From Isaac Anumihe, Abuja
National Bureau of Statistics (NBS) has lamented that the high rate of insecurity which led to the attack and kidnap of its staff has hampered the operations of the bureau.
Speaking to Daily Sun in Keffi, Nasarawa State, during the annual conference of the Nigerian Statistical Association (NSA), Statistician General of the Federation, Prince Semiu Adeniran, who declined to give the specific number of staff who were attacked or kidnapped, said that it took the efforts of the community to ensure that the victims were released.
“I cannot give a specific number now. It is not all the time that we have our staff kidnapped. It happened in Katsina where the bandits kidnapped some of our enumerators in one of our surveys but the community, knowing the importance of why we were there rallied round and communicated with the bandits and the staff were released,” he said.
The bureau explained that the wave of insecurity reached $52 billion in 2017 and $119 billion in Africa, between 2007 and 2016, a situation that necessitated the economy and socio-economic group, including the statistical system competing for resources to drive the growth and development of their respective sectors.
“As I earlier pointed out, the wave of insecurity challenging the country is affecting all sectors including the statistical system. But how so? I believe this effect can be categorised directly and indirectly.
“First, insecurity affects us directly by impeding on our field operations. While we are increasingly generating a lot more administrative data, a significant proportion of statistics produced, approximately 60-70 per cent in NBS, is produced from surveys, census, or field data collection. This as you know involves sending enumerators across the nooks and crannies of the country, very often to remote areas and difficult terrains.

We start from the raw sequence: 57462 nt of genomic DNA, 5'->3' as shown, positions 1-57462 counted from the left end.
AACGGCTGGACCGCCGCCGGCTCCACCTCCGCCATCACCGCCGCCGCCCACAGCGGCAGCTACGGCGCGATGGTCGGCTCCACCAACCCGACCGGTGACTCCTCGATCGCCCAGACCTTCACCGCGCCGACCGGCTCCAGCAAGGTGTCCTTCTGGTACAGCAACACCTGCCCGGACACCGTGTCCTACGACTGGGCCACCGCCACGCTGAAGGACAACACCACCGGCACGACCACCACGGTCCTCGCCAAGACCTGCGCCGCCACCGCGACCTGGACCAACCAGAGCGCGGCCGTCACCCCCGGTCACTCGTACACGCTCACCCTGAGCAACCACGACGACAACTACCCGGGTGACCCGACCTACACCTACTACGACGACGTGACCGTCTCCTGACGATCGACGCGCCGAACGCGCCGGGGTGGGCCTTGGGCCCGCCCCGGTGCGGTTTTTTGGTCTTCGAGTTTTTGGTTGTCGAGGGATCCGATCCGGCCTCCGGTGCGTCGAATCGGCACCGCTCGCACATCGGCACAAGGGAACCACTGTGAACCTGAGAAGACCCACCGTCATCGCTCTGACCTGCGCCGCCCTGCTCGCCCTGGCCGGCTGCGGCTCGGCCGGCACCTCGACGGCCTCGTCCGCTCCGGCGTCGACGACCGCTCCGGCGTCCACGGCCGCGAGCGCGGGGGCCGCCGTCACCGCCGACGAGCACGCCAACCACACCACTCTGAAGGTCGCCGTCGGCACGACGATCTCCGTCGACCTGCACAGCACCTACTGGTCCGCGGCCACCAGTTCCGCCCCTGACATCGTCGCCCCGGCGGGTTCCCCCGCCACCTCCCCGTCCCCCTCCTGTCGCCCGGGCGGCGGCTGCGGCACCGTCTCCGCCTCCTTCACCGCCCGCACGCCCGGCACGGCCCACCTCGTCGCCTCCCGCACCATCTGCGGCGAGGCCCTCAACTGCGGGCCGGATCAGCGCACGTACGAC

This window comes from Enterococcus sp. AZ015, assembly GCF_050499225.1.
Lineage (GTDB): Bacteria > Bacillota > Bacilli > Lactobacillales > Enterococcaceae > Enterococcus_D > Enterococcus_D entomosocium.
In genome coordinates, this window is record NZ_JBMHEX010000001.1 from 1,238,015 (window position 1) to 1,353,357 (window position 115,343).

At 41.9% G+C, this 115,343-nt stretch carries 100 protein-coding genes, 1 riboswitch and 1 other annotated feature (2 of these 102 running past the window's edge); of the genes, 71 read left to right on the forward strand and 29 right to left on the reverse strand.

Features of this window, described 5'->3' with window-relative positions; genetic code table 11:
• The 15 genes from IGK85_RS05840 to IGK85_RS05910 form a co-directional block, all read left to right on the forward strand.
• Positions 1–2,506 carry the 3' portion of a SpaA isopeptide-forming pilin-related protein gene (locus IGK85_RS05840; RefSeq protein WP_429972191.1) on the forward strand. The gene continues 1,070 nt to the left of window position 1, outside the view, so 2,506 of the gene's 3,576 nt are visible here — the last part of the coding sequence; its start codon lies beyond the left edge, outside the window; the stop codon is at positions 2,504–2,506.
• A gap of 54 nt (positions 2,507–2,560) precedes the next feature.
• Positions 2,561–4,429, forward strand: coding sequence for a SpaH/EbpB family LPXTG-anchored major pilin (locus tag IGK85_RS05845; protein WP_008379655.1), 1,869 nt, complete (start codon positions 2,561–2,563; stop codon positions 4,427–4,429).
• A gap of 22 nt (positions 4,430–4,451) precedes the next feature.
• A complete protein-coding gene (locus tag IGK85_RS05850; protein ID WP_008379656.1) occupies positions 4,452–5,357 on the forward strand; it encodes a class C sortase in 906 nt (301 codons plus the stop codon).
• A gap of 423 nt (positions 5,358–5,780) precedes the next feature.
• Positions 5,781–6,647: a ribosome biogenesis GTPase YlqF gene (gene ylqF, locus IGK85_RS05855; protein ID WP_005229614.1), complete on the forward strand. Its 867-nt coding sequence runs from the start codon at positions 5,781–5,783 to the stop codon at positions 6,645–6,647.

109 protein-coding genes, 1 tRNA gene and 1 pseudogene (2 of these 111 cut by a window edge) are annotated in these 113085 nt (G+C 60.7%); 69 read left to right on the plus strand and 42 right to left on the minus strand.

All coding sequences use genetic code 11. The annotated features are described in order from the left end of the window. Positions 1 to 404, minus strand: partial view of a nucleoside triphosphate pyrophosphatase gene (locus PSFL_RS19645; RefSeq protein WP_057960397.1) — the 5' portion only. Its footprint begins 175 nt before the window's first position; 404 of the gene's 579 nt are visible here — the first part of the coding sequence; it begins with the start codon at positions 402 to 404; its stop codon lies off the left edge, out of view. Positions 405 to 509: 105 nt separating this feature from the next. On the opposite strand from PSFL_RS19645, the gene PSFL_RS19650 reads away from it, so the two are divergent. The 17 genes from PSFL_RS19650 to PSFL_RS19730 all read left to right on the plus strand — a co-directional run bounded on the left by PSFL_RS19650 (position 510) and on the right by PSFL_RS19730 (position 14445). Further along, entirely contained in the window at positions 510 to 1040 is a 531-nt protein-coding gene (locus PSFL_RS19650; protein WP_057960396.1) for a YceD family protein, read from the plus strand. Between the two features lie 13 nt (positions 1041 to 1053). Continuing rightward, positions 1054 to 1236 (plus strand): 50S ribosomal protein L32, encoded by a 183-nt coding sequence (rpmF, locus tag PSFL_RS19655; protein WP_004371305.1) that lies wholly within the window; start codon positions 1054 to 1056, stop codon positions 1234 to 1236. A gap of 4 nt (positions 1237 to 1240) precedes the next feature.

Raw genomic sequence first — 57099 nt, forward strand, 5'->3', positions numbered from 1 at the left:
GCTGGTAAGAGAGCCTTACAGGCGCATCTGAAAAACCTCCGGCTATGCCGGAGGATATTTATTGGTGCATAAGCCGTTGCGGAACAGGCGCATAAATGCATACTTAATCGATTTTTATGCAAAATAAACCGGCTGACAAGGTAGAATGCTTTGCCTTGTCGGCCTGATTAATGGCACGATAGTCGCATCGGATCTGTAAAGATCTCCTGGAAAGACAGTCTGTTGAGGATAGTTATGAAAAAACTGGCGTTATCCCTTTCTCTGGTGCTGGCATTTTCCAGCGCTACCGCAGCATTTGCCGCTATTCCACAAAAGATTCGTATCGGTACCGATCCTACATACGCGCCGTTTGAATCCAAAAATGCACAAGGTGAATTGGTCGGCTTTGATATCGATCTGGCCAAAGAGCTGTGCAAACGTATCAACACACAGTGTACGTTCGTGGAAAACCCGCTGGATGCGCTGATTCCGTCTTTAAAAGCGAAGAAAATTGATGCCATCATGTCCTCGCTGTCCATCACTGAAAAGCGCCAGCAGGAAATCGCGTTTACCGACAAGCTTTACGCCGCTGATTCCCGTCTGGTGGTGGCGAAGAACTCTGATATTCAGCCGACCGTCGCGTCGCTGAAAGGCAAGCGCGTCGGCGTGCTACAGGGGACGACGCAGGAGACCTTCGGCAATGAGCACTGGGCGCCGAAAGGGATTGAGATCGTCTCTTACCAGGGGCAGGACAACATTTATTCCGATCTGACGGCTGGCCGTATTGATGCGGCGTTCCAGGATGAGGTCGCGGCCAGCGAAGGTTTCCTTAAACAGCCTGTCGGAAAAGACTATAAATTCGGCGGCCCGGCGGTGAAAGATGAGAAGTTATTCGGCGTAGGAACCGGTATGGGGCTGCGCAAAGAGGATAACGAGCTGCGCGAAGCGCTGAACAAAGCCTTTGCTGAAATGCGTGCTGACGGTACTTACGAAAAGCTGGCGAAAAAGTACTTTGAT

“Insecurity poses a serious challenge for the system in this regard, as several cases of attacks on the field staff, robbery and theft of survey equipment and kidnappings have been recorded. Also, there have been increasing numbers of inaccessible areas in parts of the country where enumerators are not able to go in for data collection. As an example, under a school-based exercise recently undertaken by NBS, head teachers and facilitators had to leave their communities and meet up with enumerators at the headquarters of the local government for interviews to be conducted because those communities were unsafe to visit,” he said.
Meanwhile, NBS yesterday, said that a survey it carried out shows that online media ranks 95 percent source of information for Nigerians between the ages of 18 and 50, followed by social media with 79 percent.
Others include, television, 61 percent and print media, 31 percent.
In his opening remarks at a retreat organised for journalists and the civil society organisations in Nasarawa State, Adeniran, said that with this population demography being the most politically and economically active and numerically significant, the information they get at any point in time is very important, given the potential impact it can have on the whole nation.